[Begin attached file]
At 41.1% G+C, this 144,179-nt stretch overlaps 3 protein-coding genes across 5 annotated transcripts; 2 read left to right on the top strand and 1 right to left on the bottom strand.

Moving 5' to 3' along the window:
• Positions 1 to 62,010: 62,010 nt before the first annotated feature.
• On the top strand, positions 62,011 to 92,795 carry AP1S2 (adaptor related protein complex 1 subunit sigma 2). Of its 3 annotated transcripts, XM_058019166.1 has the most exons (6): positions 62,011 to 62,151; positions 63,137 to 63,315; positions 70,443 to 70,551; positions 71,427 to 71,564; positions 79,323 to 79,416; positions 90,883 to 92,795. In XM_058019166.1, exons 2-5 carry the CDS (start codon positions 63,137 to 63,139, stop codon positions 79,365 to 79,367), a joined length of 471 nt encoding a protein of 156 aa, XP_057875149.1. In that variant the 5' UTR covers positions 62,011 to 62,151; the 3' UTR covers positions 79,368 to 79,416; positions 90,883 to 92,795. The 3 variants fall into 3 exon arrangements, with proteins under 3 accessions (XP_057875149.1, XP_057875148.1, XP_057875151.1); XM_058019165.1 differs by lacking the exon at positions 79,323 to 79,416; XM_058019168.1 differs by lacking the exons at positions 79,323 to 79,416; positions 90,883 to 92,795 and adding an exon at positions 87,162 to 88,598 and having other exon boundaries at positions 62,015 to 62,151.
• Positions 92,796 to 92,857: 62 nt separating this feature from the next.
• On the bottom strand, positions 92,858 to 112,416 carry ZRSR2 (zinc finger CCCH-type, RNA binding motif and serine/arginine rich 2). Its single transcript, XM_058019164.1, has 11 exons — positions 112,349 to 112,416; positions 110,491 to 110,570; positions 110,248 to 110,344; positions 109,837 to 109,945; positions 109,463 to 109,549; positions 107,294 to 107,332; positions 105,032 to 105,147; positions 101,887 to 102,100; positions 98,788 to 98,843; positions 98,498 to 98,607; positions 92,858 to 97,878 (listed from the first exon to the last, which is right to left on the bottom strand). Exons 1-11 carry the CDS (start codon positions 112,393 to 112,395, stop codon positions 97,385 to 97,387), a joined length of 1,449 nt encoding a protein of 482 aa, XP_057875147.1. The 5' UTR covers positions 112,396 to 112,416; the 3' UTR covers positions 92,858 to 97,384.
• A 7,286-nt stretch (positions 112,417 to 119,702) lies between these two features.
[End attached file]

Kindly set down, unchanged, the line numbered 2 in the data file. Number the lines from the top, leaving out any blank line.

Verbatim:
Moving 5' to 3' along the window: